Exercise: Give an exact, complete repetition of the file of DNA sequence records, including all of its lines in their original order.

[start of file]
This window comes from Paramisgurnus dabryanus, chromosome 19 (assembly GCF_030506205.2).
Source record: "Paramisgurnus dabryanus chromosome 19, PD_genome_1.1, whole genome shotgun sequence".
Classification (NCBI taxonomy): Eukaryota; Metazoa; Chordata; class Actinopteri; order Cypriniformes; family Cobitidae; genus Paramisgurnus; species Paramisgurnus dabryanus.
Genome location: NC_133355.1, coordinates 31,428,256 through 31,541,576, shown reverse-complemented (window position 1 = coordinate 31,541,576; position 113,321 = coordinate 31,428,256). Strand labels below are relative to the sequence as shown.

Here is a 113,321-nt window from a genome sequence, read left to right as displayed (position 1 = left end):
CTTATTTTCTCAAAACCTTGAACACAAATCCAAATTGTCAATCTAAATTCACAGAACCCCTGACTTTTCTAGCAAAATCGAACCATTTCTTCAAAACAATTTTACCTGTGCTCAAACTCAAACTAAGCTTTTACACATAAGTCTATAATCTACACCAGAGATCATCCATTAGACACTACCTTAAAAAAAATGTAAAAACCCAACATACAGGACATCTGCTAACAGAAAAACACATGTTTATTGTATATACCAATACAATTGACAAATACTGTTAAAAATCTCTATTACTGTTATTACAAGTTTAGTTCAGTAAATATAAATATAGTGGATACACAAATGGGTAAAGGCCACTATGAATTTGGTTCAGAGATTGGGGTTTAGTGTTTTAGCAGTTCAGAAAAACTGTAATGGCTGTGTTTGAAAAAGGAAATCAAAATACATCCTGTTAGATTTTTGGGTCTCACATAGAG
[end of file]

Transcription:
This window comes from Paramisgurnus dabryanus, chromosome 19 (assembly GCF_030506205.2).
Source record: "Paramisgurnus dabryanus chromosome 19, PD_genome_1.1, whole genome shotgun sequence".
Classification (NCBI taxonomy): Eukaryota; Metazoa; Chordata; class Actinopteri; order Cypriniformes; family Cobitidae; genus Paramisgurnus; species Paramisgurnus dabryanus.
Genome location: NC_133355.1, coordinates 31,428,256 through 31,541,576, shown reverse-complemented (window position 1 = coordinate 31,541,576; position 113,321 = coordinate 31,428,256). Strand labels below are relative to the sequence as shown.

Here is a 113,321-nt window from a genome sequence, read left to right as displayed (position 1 = left end):
CTTATTTTCTCAAAACCTTGAACACAAATCCAAATTGTCAATCTAAATTCACAGAACCCCTGACTTTTCTAGCAAAATCGAACCATTTCTTCAAAACAATTTTACCTGTGCTCAAACTCAAACTAAGCTTTTACACATAAGTCTATAATCTACACCAGAGATCATCCATTAGACACTACCTTAAAAAAAATGTAAAAACCCAACATACAGGACATCTGCTAACAGAAAAACACATGTTTATTGTATATACCAATACAATTGACAAATACTGTTAAAAATCTCTATTACTGTTATTACAAGTTTAGTTCAGTAAATATAAATATAGTGGATACACAAATGGGTAAAGGCCACTATGAATTTGGTTCAGAGATTGGGGTTTAGTGTTTTAGCAGTTCAGAAAAACTGTAATGGCTGTGTTTGAAAAAGGAAATCAAAATACATCCTGTTAGATTTTTGGGTCTCACATAGAG